Plants, Plants, Plants

SPRING IS SPRUNG, and an aging woman's fancy turns to plants. A visit to the local farmer's market proved beyond rewarding this morning, despite a drenching rain. I was able to meet, for the first time in person, both Jane Blackburn, owner of Woodlands & Meadows Nusery, and by favorite gardening writer, Jodi DeLong, author of the Bloomingwriter blog.

Jodi, who is just as warm and engaging in person as she is on her blog, observed a time-honored tradition by sharing plants from her garden. She brought me a giant wad of Solomon's Seal, Polygonatum pubescens (aka Hairy Solomon's Seal to distinguish it from Smooth Solomon's Seal, P. biflorum), which is native from Nova Scotia to Ontario and as far south as Georgia and Iowa.*

Jodi also brought me a clump of Purple Trillium, Trillium erectum (aka Wake-Robin), which is shown in the photo above. Trilliums are among the most beloved of native woodland wildflowers, and most parts of North America have at least one native species. This one is native from Nova Scotia to Manitoba, and as far south as Georgia and Tennessee.

And Jodi's gifts were the first course, whetting my appetite for plant purchases ahead. From Jane, amazing plantswoman that she is, I acquired:
  • May-apple, Podophyllum peltatum, which is found from Nova Scotia and Quebec to Minnesota and south to Florida and Texas. Although it's considered an introduced species in Nova Scotia, where I live, it is native to most of eastern North America, and I consider it more than "native enough" for gardening purposes. My friend Brett Johnson, a plantsman in the Seattle area, calls plants such as these "nearly natives."
  • Dutchman's breeches, Dicentra cucullaria, which is native from Nova Scotia to Ontario and south to Georgia and Missouri. According to the USDA Plants Database, it is also native to the Pacific Northwest. An interesting tidbit about this plant is that its seeds are spread by ants. It was considered medicinal by Native Americans.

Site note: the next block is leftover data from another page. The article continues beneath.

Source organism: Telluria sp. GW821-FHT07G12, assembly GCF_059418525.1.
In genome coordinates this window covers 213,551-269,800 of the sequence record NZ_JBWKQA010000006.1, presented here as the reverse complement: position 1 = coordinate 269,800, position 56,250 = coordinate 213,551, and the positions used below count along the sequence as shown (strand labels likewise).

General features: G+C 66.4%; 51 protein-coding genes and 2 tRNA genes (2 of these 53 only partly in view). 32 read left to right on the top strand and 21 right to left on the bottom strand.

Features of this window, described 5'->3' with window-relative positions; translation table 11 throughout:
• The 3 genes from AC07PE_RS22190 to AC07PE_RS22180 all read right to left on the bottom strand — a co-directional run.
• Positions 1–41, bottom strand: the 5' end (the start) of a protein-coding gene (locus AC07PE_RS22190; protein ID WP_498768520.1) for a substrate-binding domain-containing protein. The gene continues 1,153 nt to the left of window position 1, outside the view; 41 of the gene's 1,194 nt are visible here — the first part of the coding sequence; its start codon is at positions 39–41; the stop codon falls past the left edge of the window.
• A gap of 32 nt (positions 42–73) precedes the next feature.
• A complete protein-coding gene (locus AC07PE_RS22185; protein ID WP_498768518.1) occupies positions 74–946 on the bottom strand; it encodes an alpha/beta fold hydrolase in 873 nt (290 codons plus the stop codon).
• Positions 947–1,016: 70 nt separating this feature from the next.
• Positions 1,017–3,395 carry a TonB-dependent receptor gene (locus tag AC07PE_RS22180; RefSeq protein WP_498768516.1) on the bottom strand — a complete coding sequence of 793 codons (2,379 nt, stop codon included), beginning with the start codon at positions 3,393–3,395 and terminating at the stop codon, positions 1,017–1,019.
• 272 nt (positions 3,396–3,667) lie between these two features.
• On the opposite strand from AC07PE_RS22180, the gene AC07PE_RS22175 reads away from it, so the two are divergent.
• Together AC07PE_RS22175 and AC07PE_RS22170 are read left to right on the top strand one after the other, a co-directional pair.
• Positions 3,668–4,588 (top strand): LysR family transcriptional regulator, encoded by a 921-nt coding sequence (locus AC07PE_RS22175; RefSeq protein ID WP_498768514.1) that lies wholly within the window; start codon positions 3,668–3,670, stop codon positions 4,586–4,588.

• Bloodroot, Sanguinaria canadensis, which is native from Nova Scotia to Manitoba and south to Florida. This one also is spread by ants, and the Wikipedia has an extensive entry on its chemical properties!
  • Trout Lily, Erythonium americanum (aka Dog's-Tooth Violet or Yellow Adder's Tongue), which is native from Nova Scotia to Lake Superior and south to Florida and Oklahoma. I happen to think that this is a particularly charming Erythronium, with its bright yellow upcurved petals. But various trout lilies (so called because of the trout-like markings on the foliage) are native all across North America.
  • Wild Lily, Lilium canadense (aka Yellow Lily or Canada Lily), which is native from Nova Scotia to Ontario and south to Alabama and Virginia. This is a striking plant which can grow as tall as five feet. (After Jane showed me a photo of it in bloom, I would have mugged her for it; good thing she had one for sale!) Apparently it's becoming rare. But with Jane's help, maybe I can do my bit to bring it back again.
  • And finally, last but certainly not least:
  • Pride of Ohio Shooting Star, Dodecatheon meadia: This is another one that, being native to eastern North America, is "native enough" for gardening purposes. Besides, I have a soft spot for the Dodecatheons, with their little pink flowers that do indeed resemble shooting stars. The photo at left shows a shooting star, probably few-flowered shooting star (D. pulchellum), growing with (tall, dark blue) Common Camas (Camassia quamash) in a garden I designed for a client outside of Seattle.

Thank you, Jodi! Thank you, Jane!

* Unless otherwise stated, all information about where plants are native is taken from Roland's Flora of Nova Scotia, revised by Marian Zinck and published by Nimbus Publishing and the Nova Scotia Museum in 1998.

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